There is much positive press on the beneficial effects that reading to children can have on language development, cognition and social-emotional development. I have posted articles before on this blog regarding the use of bibliotherapy in helping children express their emotions but have not yet touched on what the seemingly simple act of reading can provide for a child and caregiver.
Among the chaos, fear and uncertainty that accompanies an unexpected crisis such as hospitalization, parents are often left feeling helpless and unable to care for their child in the way in which they are accustomed. Routines and normalcy are disrupted and this can further highlight the loss of control that is often experienced for both the child and adult. For example, parents and children who are used to reading at bedtime or nap time have now lost that time for connecting and transitioning at important times of the day.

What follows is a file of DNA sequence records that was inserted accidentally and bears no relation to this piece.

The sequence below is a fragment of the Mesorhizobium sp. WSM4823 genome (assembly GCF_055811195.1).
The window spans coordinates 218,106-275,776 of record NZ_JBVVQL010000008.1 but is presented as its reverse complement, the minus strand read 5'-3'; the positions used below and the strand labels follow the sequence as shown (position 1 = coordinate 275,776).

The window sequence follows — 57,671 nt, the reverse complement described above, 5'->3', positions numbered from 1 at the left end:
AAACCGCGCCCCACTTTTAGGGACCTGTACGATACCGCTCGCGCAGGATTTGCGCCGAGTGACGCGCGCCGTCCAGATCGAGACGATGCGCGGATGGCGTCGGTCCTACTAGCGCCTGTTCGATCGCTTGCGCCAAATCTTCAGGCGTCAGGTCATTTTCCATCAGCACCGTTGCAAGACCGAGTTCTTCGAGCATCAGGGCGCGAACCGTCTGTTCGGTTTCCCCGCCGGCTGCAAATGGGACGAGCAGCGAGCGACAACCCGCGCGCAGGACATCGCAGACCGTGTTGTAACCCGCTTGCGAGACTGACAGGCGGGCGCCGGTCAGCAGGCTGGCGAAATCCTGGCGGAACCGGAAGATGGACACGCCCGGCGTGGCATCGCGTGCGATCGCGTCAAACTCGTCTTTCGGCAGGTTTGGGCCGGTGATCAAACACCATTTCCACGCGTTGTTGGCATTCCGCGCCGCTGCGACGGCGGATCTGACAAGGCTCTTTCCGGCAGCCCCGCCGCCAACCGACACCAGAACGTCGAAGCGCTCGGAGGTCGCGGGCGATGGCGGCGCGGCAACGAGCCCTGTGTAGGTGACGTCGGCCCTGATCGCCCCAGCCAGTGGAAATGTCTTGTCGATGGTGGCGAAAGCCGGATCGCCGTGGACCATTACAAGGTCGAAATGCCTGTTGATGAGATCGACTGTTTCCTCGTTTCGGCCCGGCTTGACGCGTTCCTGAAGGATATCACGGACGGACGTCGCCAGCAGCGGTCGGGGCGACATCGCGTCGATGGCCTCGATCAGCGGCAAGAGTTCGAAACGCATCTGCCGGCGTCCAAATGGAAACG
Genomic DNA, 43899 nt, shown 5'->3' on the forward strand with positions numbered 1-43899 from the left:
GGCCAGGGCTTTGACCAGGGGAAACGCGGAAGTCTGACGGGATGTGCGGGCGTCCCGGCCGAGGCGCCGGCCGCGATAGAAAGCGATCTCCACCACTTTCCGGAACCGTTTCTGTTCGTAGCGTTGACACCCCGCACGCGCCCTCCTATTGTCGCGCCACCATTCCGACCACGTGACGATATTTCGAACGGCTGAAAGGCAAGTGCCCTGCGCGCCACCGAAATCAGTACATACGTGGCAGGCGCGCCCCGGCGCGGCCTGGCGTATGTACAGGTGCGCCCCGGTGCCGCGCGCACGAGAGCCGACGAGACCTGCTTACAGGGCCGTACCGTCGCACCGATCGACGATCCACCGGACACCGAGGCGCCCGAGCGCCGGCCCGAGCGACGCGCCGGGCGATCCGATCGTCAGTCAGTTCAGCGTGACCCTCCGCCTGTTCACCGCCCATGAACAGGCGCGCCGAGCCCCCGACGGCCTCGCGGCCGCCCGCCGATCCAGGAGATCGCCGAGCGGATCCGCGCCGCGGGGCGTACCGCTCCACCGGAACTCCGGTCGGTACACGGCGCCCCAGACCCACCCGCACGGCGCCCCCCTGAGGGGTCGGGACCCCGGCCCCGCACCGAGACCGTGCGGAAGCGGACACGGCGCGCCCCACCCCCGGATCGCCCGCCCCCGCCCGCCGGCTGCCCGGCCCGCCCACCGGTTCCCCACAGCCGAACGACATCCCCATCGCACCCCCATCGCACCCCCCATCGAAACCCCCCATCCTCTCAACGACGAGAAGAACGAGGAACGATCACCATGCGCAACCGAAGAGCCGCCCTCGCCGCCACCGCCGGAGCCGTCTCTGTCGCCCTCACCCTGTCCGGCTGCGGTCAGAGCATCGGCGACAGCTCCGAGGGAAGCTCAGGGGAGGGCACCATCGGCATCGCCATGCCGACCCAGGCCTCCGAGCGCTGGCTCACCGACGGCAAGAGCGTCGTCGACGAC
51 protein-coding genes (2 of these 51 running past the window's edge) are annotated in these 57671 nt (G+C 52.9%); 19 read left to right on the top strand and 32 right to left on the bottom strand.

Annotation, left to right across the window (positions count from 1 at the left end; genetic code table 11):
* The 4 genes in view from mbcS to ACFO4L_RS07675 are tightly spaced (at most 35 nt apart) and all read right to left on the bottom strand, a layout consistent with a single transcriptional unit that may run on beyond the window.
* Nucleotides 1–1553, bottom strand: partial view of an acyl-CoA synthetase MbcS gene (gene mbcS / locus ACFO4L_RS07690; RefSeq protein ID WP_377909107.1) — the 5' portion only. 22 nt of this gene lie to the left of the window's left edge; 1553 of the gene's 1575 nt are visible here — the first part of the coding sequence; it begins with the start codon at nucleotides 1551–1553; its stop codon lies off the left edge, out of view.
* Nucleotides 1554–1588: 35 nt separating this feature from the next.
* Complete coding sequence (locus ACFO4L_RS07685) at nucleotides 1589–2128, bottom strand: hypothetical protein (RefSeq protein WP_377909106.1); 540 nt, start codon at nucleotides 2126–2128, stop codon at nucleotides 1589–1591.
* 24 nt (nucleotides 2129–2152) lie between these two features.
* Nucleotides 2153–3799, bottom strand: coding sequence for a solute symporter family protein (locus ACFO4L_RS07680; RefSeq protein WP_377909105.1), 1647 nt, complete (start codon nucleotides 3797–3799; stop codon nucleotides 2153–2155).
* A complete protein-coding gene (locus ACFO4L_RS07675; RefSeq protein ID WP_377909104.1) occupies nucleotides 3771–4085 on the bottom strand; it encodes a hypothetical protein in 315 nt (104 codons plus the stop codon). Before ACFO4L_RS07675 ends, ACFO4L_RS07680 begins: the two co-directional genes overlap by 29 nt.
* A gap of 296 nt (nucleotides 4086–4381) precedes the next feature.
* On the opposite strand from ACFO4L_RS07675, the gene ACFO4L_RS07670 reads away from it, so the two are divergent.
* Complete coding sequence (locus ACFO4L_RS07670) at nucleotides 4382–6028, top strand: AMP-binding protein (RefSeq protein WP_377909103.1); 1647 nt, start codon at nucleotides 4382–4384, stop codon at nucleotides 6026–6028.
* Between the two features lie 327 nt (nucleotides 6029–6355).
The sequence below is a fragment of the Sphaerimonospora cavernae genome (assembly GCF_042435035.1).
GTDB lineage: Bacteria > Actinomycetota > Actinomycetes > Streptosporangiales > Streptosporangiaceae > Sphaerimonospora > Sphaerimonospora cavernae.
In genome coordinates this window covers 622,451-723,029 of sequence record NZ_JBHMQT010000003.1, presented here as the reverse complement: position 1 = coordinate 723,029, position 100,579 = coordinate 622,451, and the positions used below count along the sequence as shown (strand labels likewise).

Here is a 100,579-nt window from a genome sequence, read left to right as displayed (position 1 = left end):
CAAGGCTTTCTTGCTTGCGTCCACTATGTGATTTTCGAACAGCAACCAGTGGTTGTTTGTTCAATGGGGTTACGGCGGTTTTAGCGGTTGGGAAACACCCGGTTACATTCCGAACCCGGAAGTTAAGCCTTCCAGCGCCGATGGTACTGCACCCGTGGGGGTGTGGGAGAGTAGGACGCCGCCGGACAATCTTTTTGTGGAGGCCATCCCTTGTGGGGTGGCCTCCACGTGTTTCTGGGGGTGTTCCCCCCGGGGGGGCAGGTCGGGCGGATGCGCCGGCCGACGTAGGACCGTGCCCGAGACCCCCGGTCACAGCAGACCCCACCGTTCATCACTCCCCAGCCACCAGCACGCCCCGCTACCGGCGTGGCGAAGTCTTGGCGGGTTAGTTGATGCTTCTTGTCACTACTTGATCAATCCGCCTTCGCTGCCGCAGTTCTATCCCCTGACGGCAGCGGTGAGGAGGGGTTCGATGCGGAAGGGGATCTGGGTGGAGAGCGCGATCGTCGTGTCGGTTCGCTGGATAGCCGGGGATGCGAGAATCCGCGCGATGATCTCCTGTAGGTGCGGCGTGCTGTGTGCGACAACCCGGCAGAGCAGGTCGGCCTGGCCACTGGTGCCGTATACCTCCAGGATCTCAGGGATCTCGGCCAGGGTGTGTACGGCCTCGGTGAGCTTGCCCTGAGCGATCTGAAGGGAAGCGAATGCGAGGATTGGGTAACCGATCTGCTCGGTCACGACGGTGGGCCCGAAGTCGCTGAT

Providing books to caregivers and encouraging reading aloud as they would have if they were at home can help promote normalcy and foster connections that will allow for positive coping for both child and adult. In instances in which an infant may be in the NICU and the parent may not have the ability to interact and care for their newborn as they had expected, reading is a great way to promote bonding. For more information, see below for some great resources to learn more about the impact reading can have on children. Happy reading!